« SebelumnyaLanjutkan »
few of them which seem to fix their dates. So the Chorus at the end of the 4th act of Henry the Fifth, by a compliment very handsomely turned to the earl of Essex, shews the play to have been written when that lord was general for the queen in Ireland; and his elogy upon queen Elizabeth, and her successor king James, in the latter end of his Henry the Eighth, is a proof of that play's being written after the accession of the latter of those two princes to the crown of England. Whatever the particular times of his writing were, the people of his age, who began to grow wonderfully fond of diversions of this kind, could not but be highly pleased to see a genius arise amongst them of so pleasurable, so rich a vein, and so plentifully capable of furnishing their favourite entertainments. Besides the advantages of his wit, he was in himself a good-natured man, of great sweetness in his manners, and a most agreeable companion; so that it is no wonder, if, with so many good qualities, he made himself acquainted with the best conversations of those times. Queen Elizabeth had several of his plays acted before her, and without doubt gave him many gracious marks of her favour. It is that maiden princess plainly whom he intends by
-a fair vestal, throned by the west.
and that whole passage is a compliment very properly brought in, and very handsomely applied to her. She was so well pleased with that admirable character of Falstaff, in The Two Parts of Henry the Fourth, that she commanded him to continue it for one play more, and to show him in love. This is said to be the occasion of his writing The Merry Wives of Windsor. How well she was obeyed, the play itself is an admirable proof. Upon this occasion it may not be improper to observe, that this part of Falstaff is said to have been written originally under the name of Oldcastle; some of that family being then remaining, the queen was pleased to command him to alter it; upon which he made use of Falstaff. The present offence was indeed avoided; but I do not know whether the author may not have been somewhat to blame in his second choice, since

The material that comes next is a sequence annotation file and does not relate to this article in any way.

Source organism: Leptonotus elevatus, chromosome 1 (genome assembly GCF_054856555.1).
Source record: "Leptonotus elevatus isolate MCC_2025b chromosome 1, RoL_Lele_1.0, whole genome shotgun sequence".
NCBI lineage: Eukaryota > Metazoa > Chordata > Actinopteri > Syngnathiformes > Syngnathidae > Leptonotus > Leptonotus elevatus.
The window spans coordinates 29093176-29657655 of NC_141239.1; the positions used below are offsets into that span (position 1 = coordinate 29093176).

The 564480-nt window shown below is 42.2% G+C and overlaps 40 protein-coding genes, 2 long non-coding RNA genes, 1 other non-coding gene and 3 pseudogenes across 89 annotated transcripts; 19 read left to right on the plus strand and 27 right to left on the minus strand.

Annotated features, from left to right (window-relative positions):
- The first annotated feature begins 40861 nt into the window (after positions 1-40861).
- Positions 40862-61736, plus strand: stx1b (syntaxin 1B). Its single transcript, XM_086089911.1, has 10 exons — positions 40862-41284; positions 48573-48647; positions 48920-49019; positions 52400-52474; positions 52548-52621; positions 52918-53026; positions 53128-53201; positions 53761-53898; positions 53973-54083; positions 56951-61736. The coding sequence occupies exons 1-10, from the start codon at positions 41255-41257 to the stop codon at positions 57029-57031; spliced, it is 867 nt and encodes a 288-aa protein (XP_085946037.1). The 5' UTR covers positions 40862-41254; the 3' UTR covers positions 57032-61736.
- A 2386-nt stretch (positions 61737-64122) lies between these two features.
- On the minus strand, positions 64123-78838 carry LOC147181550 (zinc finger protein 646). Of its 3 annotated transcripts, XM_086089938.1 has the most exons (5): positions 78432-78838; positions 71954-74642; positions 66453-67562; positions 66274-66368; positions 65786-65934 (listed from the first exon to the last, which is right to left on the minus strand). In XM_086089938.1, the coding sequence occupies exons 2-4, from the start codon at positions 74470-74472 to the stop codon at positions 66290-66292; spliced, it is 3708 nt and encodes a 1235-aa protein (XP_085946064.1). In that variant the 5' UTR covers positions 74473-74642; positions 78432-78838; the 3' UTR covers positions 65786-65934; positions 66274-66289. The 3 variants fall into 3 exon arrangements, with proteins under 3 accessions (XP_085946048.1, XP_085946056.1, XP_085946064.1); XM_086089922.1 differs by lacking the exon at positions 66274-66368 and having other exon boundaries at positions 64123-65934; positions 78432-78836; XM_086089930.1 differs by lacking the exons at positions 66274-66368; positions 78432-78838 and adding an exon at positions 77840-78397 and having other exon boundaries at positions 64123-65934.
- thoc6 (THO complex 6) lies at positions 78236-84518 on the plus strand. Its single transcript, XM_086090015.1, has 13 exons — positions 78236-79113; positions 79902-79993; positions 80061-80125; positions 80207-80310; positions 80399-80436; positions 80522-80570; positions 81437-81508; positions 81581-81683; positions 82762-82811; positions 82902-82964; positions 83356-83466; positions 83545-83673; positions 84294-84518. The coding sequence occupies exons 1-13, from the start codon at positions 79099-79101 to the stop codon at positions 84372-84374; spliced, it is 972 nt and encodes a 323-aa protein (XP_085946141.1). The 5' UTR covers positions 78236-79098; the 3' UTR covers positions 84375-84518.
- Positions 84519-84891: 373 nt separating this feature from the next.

* See the Epilogue to Henry the Fourth.
it is certain that Sir John Falstaff, who was a knight of the garter, and a lieutenant-general, was a name of distinguished merit in the wars in France, in Henry the Fifth's and Henry the Sixth's times. What grace soever the queen conferred upon him, it was not to her only he owed the fortune which the reputation of his wit made. He had the honour to meet with many great and uncommon marks of favour and friendship from the earl of Southampton, famous in the histories of that time for his friendship to the unfortunate earl of Essex. It was to that noble lord that he dedicated his poem of Venus and Adonis. There is one instance so singular in the magnificence of this patron of Shakespeare, that if I had not been assured that the story was handed down by Sir William D'Avenant, who was probably very well acquainted with his affairs, I should not have ventured to have inserted, that my lord Southampton at one time gave him a thousand pounds, to enable him to go through with a purchase which he heard he had a mind to; a bounty very great, and very rare at any time, and almost equal to that profuse generosity the present age has shewn to French dancers and Italian singers.